I don´t know about the pain of losing Ryan, although your writing about him touched me, but I know about the pain of the past, the pain of being raised by unstable parents, and the pain of being tormented.

    My demons have told me similar things, particularly, that I don´t have a right to exist. It´s up to us to challenge them, because we can win, I´m sure, we can defeat them and enjoy life in honor of those who didn´t make it.

    I hope you´ll find courage and freedom in your heart.

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    1. Jamie Ray Post author

      The challenge is to not lose faith even though I have to live with what happened to me (for the rest of my life) and know that nothing (drugs, alcohol, cutting) is going to make it go away. It makes me angry that so many of us have to live with this on top of all the other issues of being trans/butch/gender non-conforming.

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      1. Cairtheand

        I did notice that many people who´ve crossed gender boundaries also have been through traumatic experiences – I´m one of them myself, even though I don´t talk about it a lot. I just hope the best for all of us.

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  4. Lesboi

    I’m very sorry for your loss and the community’s loss of this young soul. It sounds like they were well loved and will be sorely missed.

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    1. Jamie Ray Post author

      Thanks. We lose way too many, but it is important not to think about statistics (41%) but to think about individuals and what can be done (what resources do we need to provide) to prevent it.

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  5. asthesunrises

    I’m so sorry for your loss. He looks like a kind person and someone who must have been incredible to get to know. Recovery from heroin can be hard–I had a co-worker who struggled with it, and it seems like those demons can be hard to escape. Hope that you’ll find peace and that the people who knew him will have strength to carry through this.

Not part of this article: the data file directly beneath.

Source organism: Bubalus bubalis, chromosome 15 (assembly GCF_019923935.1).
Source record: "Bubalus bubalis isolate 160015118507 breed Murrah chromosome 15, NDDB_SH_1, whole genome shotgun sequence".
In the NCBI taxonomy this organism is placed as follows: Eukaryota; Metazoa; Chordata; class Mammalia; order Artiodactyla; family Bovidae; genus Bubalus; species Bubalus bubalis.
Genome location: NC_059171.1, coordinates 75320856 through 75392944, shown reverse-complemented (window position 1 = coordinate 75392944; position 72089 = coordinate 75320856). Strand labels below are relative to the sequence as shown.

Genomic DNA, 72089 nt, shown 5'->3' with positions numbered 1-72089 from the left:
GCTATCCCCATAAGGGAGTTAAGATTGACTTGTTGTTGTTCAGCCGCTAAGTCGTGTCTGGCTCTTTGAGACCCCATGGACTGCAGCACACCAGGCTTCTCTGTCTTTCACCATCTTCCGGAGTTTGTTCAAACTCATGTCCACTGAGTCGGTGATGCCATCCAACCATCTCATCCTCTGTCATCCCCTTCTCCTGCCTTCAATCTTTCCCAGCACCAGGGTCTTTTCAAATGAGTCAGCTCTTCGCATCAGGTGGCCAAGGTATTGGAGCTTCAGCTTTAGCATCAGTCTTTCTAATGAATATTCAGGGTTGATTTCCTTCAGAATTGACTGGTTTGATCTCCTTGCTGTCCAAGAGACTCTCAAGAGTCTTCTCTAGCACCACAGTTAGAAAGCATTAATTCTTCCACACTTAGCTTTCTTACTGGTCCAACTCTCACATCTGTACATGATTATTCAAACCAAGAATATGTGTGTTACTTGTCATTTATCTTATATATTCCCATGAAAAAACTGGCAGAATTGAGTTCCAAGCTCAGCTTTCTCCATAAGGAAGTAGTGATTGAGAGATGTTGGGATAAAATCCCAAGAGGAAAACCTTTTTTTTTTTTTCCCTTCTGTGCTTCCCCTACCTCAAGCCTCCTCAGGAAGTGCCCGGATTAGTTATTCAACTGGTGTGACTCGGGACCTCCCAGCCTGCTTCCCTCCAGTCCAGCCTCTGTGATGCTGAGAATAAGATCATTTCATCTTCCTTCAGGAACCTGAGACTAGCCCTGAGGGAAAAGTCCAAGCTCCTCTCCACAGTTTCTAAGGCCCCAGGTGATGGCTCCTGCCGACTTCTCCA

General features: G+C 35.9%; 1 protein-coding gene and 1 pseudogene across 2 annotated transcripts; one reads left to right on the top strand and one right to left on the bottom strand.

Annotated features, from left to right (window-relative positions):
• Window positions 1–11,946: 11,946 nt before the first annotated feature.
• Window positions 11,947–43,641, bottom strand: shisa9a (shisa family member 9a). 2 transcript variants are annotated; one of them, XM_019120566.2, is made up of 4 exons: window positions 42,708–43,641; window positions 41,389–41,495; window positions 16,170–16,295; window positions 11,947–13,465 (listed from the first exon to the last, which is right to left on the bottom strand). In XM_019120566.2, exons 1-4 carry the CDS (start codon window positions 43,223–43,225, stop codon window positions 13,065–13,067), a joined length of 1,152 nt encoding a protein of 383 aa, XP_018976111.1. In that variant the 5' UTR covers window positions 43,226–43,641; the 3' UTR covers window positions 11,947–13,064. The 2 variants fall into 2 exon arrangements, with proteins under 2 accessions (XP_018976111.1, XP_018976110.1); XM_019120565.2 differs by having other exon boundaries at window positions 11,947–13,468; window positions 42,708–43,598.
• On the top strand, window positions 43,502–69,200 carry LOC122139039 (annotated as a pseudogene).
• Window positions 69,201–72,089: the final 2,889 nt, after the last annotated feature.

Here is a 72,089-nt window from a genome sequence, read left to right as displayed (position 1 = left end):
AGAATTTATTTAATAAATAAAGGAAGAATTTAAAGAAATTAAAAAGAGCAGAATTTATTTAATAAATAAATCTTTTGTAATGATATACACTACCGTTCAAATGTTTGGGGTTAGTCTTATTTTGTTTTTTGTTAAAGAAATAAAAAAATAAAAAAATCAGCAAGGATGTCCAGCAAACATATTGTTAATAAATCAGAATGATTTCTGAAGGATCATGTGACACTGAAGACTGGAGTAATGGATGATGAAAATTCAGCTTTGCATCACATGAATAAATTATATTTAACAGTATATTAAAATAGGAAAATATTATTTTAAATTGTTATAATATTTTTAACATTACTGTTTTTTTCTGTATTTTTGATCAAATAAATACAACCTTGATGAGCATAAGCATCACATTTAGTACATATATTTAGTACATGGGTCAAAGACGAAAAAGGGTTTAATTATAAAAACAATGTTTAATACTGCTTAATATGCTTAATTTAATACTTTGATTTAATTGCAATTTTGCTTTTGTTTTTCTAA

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    1. Jamie Ray Post author

      I think the expectation (whether for recovery or transition) is that it will get easier and better – but when it doesn’t – or it starts to grind you down again – the temptation to escape back into old pain-killing habits is hard to resist.
      I’m not in recovery, but I really understand the desire to blunt all the pain of being queer, trans and/or non-conforming.

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      1. asthesunrises

        That makes a lot of sense. I kind of fall into that habit sometimes–like oh, if only I was transitioned, maybe I’d be happier, but it doesn’t work that way. It’s still the same life you had before. Probably very similar with recovery. It’s just difficult things to manage, and I’m sorry that he had to deal with so much pain from that.

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  6. purplesagefem

    What a heartbreaking loss. This must be a very hard time for you. Please remember that there is nothing wrong with you. You are not “grotesque” or “unlovable,” and neither was Ryan. The people who have something wrong with them are the people who mistreat others because they don’t like their gender expression. We all have the right to be who we are and have the right to respect. I wish you strength during this time of grief. ♥

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    1. Jamie Ray Post author

      Thanks. You are right, and I agree with you. I can tell other people the exact same thing; I have trouble accepting it within myself. The problem with abuse is that is so difficult to fight those old ideas/feelings – they run very deep. I’m glad I have this space to give them some air instead of suppressing them.

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  7. Fredrication

    I’m sorry for your loss! We all have our demons, it just seems like some are affecting us more than others. Mine are telling me I’m a failure without worth for not being perfect all the time.
    It’s funny how similar our demons vocabulary are to our dysfunctional parent’s…